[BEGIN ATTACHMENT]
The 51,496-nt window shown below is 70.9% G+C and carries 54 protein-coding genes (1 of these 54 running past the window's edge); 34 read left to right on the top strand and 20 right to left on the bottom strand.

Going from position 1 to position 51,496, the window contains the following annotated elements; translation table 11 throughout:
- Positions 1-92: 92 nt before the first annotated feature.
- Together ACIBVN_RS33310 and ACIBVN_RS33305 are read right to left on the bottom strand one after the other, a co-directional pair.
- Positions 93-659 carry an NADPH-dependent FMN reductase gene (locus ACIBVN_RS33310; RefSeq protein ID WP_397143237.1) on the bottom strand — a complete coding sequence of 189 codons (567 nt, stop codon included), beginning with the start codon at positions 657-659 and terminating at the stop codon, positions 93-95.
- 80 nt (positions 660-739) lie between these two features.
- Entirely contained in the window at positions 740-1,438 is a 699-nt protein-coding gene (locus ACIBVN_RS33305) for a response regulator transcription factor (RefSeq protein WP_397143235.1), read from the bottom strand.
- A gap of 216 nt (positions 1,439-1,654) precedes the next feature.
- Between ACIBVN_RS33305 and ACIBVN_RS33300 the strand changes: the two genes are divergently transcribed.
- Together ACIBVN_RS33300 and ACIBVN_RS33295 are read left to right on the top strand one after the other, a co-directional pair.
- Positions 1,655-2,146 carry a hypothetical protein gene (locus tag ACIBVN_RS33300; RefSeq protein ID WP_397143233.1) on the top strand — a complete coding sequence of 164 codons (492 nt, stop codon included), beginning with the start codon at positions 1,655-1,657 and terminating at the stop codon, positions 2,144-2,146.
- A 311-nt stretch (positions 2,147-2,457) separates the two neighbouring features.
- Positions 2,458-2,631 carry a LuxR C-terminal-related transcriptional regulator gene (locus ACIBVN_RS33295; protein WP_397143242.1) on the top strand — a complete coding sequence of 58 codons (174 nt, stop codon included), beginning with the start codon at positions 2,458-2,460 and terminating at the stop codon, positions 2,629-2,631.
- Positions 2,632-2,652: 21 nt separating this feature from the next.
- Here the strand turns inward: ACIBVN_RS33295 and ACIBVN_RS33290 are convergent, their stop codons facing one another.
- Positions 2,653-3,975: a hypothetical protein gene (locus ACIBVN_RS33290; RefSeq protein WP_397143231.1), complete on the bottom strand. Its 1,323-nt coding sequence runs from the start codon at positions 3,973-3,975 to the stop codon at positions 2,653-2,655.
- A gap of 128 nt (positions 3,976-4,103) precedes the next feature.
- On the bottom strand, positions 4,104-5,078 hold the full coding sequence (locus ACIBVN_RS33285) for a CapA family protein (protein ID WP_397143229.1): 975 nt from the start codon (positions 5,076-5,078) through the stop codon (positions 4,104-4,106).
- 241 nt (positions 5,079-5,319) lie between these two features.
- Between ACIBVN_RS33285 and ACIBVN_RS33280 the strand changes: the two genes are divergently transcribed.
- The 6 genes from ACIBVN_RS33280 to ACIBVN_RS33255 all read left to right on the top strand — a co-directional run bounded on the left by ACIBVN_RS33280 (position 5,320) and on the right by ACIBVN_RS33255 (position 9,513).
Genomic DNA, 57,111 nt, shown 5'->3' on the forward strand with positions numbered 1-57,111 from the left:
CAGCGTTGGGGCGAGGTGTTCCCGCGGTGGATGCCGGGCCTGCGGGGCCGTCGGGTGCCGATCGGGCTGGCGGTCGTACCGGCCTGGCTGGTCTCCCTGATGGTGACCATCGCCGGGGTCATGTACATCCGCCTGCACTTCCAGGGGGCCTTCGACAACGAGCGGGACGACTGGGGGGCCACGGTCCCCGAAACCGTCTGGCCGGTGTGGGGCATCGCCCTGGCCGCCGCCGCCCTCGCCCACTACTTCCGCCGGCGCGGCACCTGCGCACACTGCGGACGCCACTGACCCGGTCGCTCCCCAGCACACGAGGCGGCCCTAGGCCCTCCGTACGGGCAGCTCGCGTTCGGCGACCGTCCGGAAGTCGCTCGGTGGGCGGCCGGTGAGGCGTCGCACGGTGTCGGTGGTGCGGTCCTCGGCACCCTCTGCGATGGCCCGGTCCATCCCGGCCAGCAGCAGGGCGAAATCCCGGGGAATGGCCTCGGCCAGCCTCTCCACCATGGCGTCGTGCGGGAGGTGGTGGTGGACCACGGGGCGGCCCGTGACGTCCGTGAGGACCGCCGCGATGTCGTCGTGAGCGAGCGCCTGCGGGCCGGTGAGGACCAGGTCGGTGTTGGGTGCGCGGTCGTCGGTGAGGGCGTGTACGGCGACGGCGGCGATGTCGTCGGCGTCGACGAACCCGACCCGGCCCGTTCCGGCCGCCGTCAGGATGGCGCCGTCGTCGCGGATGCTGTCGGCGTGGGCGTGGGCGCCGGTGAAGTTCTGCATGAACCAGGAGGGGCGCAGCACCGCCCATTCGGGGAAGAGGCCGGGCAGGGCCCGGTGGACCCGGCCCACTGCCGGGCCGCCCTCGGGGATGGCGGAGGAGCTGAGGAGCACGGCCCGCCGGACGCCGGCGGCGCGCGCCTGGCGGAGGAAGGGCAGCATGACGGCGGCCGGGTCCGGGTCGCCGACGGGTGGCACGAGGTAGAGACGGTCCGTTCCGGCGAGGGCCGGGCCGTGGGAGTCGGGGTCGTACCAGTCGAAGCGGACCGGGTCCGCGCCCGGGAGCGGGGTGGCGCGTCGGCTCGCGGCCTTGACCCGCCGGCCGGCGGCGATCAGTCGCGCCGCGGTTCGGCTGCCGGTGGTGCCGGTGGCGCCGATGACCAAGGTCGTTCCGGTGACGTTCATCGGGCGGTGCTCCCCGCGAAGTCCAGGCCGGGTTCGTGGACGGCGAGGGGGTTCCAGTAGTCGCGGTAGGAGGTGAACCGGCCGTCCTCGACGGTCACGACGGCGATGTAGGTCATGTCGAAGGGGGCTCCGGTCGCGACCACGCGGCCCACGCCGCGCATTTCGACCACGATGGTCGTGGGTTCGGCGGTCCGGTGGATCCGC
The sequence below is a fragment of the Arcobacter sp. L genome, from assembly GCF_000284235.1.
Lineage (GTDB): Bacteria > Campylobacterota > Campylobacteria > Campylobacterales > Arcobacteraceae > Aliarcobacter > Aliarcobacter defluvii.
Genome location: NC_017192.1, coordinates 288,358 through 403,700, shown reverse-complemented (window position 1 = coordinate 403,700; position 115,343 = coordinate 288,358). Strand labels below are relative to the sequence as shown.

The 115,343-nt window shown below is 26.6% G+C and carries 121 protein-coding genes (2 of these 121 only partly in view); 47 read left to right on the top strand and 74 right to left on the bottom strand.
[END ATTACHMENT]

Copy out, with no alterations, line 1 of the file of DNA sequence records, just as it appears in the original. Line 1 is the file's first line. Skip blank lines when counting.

The 51,496-nt window shown below is 70.9% G+C and carries 54 protein-coding genes (1 of these 54 running past the window's edge); 34 read left to right on the top strand and 20 right to left on the bottom strand.